JUDY WOODRUFF: And we know that Gwen would have wanted us to report the other news of this very full day, too. And that’s what we are going to do next.
But we will be back at the end of the program with a conversation Gwen had with her dear friend, former NPR host Michele Norris.
To that other news now.
President-elect Donald Trump ran into growing criticism today of one of his first transition appointments. On Sunday, he named conservative media executive Steve Bannon as his chief strategist. Bannon’s been accused of racist and anti-Semitic sentiments, and Democrats condemned the choice, while the Trump team defended it.
REP. BETTY MCCOLLUM (D-Minn.): The fact that Republicans have been silent on Bannon’s appointment is a disturbing sign.
It shows that the Republican Party has embraced Trump’s campaign agenda blatant sexism, racial bigotry and of religious intolerance.
KELLYANNE CONWAY, Trump Campaign Manager: I’m personally offended that you would think I would manage a campaign where that would be one of the going philosophies. It was not. And, as you know, 66-million-plus Americans or so saw something else.
JUDY WOODRUFF: Also today, the president-elect spoke by phone with Russian President Vladimir Putin, and told him he looks for a strong and enduring relationship with Moscow.
Meanwhile, protests continued against his election. In East Los Angeles today, students left class and marched toward City Hall to demonstrate.
HARI SREENIVASAN: The election and transition dominated President Obama’s White House news conference today. It lasted well over an hour, and came before he left on his final overseas trip as president.
The president said both Americans and world leaders need to give his successor time to show what he means to do.
PRESIDENT BARACK OBAMA: In my conversation with the president-elect, he expressed a great interest in maintaining our core strategic relationships.
And so one of the messages I will be able to deliver is his commitment to NATO and the Transatlantic Alliance. I think that’s one of the most important functions I can serve at this stage during this trip is to let them know that there is no weakening of resolve when it comes to America’s commitment to maintaining a strong and robust NATO relationship and a recognition that those alliances aren’t just good for Europe. They are good for the United States, and they are vital for the world.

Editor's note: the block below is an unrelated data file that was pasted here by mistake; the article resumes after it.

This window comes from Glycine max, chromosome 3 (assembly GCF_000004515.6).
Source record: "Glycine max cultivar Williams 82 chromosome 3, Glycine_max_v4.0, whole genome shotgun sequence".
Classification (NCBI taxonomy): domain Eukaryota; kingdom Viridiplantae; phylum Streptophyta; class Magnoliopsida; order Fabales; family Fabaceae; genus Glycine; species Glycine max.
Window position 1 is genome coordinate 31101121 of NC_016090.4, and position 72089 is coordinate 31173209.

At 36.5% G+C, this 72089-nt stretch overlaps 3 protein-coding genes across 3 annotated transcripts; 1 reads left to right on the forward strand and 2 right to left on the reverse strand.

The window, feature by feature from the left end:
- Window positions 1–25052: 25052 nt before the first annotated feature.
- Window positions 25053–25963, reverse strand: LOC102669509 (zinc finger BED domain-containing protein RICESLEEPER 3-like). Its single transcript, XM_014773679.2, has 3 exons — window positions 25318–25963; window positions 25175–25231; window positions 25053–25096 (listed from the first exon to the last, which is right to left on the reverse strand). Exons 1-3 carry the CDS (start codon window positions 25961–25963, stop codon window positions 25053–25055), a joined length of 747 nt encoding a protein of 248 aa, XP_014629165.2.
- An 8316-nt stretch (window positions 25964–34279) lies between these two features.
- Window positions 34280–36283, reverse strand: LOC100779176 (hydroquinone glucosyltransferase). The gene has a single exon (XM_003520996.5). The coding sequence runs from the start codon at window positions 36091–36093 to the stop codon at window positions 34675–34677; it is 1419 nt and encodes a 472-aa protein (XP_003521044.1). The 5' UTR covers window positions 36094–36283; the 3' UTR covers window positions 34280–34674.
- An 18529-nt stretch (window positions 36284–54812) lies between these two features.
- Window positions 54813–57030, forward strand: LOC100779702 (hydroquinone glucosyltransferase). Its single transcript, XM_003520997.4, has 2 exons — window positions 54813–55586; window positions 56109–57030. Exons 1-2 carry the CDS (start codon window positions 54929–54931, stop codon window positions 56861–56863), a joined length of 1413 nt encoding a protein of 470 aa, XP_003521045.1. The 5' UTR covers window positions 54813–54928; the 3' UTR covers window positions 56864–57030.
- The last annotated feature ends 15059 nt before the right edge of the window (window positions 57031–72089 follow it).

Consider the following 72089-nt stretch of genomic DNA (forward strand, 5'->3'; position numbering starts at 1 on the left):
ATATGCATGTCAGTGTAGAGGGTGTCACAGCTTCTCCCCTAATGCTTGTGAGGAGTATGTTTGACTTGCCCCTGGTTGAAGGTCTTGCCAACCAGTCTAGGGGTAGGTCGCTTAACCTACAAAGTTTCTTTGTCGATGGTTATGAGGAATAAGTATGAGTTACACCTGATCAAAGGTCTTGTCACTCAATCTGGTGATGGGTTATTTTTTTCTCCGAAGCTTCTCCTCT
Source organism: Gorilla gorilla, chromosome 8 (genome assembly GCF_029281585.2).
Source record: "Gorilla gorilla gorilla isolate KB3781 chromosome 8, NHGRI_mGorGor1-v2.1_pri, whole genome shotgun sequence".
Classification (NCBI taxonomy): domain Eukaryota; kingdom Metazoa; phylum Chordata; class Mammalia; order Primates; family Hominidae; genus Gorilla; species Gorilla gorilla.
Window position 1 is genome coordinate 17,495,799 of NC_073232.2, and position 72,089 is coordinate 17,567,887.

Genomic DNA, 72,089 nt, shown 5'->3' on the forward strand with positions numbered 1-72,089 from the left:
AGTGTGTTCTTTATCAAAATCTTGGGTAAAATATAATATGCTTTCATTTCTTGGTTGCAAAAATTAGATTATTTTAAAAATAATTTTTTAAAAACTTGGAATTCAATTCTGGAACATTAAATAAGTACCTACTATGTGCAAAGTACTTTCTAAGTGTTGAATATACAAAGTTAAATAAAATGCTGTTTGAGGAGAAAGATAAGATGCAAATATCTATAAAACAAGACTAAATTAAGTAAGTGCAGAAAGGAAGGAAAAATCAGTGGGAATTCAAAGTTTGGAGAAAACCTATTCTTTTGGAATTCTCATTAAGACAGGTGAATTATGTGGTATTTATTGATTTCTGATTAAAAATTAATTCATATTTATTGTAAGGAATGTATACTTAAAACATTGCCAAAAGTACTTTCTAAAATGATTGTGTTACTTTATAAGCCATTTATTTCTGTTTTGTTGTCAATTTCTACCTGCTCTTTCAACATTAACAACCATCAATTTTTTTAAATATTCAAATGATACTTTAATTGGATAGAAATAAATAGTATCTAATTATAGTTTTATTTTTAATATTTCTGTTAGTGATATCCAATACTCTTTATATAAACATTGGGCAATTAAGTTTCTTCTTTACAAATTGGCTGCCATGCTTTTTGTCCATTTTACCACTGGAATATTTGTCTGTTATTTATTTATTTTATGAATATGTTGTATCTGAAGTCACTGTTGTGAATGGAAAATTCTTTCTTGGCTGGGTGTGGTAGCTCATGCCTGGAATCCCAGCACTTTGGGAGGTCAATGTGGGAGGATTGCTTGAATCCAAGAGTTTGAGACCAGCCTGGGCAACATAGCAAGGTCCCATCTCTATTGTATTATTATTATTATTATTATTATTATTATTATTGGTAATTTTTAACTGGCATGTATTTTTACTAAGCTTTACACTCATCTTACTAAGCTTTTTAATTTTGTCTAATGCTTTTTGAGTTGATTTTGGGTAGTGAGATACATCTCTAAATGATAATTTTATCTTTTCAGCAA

I have been encouraged by his statements on election night about the need for unity and his interest in being the president for all people. And that how he staffs, the first steps he takes, the first impressions he makes, the reset that can happen after an election, all those things are important and should be thought about.
And I think it’s important to give him the room and the space to do that. It takes time to put that together.
It would not be appropriate for me to comment on every appointment that the president-elect starts making, if I want to be consistent with the notion that we are going to try to facilitate a smooth transition.
But the people have spoken. Donald Trump will be the next president, the 45th President of the United States. And it will be up to him to set up a team that he thinks will serve him well and reflect his policies. And those who didn’t vote for him have to recognize that that’s how democracy works.
Regardless of what experience or assumptions he brought to the office, this office has a way of waking you up. And those — those aspects of his positions or predispositions that don’t match up with reality, he will find shaken up pretty quick, because reality has a way of asserting itself.
MARTHA RADDATZ, ABC News: Mr. President, you had talked specifically about his temperament. Do you still have any concern about his temperament?
PRESIDENT BARACK OBAMA: There are going to be certain elements of his temperament that will not serve him well, unless he recognizes them and corrects them, because when you’re a candidate and you say something that is inaccurate or controversial, it has less impact than it does when you’re president of the United States.
Everybody around the world’s paying attention. Markets move.
On the deferred action program that we have, known as DACA, that relates to dreamers who are currently benefiting from these provisions, I will urge the president-elect and the incoming administration to think long and hard before they are endangering the status of what, for all practical purposes, are American kids.
So, we will try to share the lessons that we have learned over these last eight years with the incoming president. And my hope is, he makes things better. And, if he does, we will all benefit from it.